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Canadian filmmaker Paul Saltzman follows students, teachers, and parents in the lead-up to the big day. Morgan Freeman addresses the student body. Girls shop for dresses and get their hair done. Boys rent tuxedoes and buy corsages. These seemingly inconsequential rites of passage suddenly become profound as the weight of history falls on teenage shoulders.
In 1997, Academy Award-winning actor Morgan Freeman offered to pay for the senior prom at Charleston High School in Mississippi under one condition: the prom had to be racially integrated. His offer was ignored. In 2008, Freeman offered again. This time the school board accepted, and history was made. Charleston High School had its first-ever integrated prom – in 2008. Until then, blacks and whites had had separate proms even though their classrooms have been integrated for decades. Canadian filmmaker Paul Saltzman follows students, teachers and parents in the lead-up to the big day. This seemingly inconsequential rite of passage suddenly becomes profound as the weight of history falls on teenage shoulders. We quickly learn that change does not come easily in this sleepy Delta town. Freeman’s generosity fans the flames of racism – and racism in Charleston has a distinctly generational tinge. Some white parents forbid their children to attend the integrated prom and hold a separate white-only dance. “Billy Joe,” an enlightened white senior, appears on camera in shadow, fearing his racist parents will disown him if they know his true feelings. PROM NIGHT IN MISSISSIPPI captures a big moment in a small town, where hope finally blossoms in black, white and a whole lot of taffeta. -David Courier, Sundance Film Festival
In the summer of 1965, I was in the Mississippi Delta doing voter registration work with SNCC—the Student Non-Violent Coordinating Committee—and, like many other civil rights workers, was assaulted and jailed.
Mississippi was known to us as “the belly of the beast” of southern racism and segregation. The KKK was strong there. The White Citizen’s Council—the “white collar Klan” as they were referred to—was strong there. And as a “northerner,” in fact, a foreigner, since I had driven south from my home in Canada, I was somewhat shocked to discover some of the great institutions of America: the Boy Scouts, the Girl Guides, the YMCA, the Howard Johnson, even washrooms and drinking fountains, were segregated in the south.
For over forty years I thought about how race relations might have changed, or not changed, since I had been there. In 2007, I decided to find out. I bought my first video camera and flew down to Jackson. I had no plan or script or funding. I just wanted to talk with ordinary folks, black and white, young and old, racist and not racist, and encourage them to share their stories and feelings around matters of race. After renting a car and driving around the Delta, where I had mainly been in ’65, it became a personal documentary, a road movie: ‘Return to Mississippi.’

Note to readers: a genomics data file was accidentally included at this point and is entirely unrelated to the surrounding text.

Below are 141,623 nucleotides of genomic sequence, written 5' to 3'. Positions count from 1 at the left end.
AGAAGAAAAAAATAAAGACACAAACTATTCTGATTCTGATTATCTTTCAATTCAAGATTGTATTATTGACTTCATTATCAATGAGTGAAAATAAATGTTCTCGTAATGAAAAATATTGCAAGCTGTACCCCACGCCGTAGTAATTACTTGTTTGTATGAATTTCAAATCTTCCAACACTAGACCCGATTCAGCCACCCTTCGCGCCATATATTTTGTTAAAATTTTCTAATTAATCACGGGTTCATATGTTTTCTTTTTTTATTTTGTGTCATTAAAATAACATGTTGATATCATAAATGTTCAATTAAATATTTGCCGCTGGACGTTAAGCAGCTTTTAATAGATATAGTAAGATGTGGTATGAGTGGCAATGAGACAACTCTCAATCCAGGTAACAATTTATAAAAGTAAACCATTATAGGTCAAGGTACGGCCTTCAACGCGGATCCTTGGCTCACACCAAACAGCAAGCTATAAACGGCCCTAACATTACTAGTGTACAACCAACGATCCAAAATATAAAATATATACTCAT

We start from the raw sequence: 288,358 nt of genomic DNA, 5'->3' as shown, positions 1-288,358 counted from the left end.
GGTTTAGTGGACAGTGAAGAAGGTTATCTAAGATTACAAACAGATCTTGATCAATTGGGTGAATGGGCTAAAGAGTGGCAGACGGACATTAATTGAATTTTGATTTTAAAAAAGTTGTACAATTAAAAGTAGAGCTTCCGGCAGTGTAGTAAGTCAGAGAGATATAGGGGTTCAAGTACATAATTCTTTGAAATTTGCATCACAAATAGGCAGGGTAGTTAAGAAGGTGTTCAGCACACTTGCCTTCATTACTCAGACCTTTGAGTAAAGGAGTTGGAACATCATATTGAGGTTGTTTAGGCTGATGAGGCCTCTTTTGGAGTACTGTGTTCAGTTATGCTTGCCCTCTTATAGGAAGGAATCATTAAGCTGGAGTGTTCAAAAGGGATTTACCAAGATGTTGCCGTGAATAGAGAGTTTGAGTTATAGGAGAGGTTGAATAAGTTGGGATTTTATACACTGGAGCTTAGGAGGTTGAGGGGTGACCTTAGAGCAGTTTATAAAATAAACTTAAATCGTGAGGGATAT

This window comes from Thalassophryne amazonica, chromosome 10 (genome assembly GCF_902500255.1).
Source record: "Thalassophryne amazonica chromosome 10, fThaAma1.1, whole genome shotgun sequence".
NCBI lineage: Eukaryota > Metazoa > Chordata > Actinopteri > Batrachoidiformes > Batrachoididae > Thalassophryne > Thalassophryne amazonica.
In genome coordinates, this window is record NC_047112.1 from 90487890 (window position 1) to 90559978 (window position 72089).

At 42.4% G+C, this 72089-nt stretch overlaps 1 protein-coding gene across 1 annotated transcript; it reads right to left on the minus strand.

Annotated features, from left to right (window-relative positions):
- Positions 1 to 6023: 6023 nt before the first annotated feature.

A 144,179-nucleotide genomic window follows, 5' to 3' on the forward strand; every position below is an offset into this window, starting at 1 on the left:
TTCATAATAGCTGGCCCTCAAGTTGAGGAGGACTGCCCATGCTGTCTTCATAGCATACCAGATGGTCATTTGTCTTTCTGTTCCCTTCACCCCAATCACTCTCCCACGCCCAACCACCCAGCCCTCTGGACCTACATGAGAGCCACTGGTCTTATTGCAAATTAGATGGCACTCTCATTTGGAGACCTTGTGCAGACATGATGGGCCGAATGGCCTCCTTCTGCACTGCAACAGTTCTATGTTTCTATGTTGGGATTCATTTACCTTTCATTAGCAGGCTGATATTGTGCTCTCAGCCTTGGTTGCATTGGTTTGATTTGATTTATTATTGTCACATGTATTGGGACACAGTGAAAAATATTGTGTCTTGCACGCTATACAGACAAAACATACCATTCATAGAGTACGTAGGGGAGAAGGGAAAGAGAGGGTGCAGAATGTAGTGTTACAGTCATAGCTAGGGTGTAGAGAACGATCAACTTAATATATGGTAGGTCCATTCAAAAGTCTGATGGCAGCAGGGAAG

I met Morgan Freeman and filmed with him at his home in the small town of Charleston, Mississippi, population, 2,100. He, too, had returned to Mississippi where he grew up, saying he felt safer there than anywhere else in America.
On the one hand, I learned that Mississippi had come further in race relations than any State in the Union since the ’60s—with the highest per capita black elected officials, black police chiefs and black fire chiefs. But then I found out something that seemed too strange to be true. I heard from a young woman that her integrated high school still held separate proms: one white prom and one black prom. If this was true, I wanted to include that as part of the film. I then learned that this prom was held in Morgan’s home town, and that a decade prior, Morgan had offered to pay to integrate the high school prom, but was rebuffed. I asked Morgan about it, and he confirmed the story. I asked if he was willing to try again, and he said yes. So a meeting was set up with Morgan at the school board office, and we began filming a second feature documentary: ‘Prom Night in Mississippi.’
Not knowing what would result, my wife and co-producer, Patricia Aquino, and I funded the shooting on our own. Tallahatchie County is the poorest in Mississippi and, likely, the poorest in the country. Some of the townsfolk were worried we had come to make them look bad. To win the confidence of the students, parents and school staff we moved to Mississippi and lived in the community for four months, culminating with the town’s first-ever, integrated prom.
Many of the senior students, black and white, impressed me with their openness and awareness. Their courage to attend their first “mixed prom” and to share their feelings about race gives me hope that we are indeed heading in the right direction, hope that more change will come in the next few years than in the entire 43 years since I was last in Mississippi.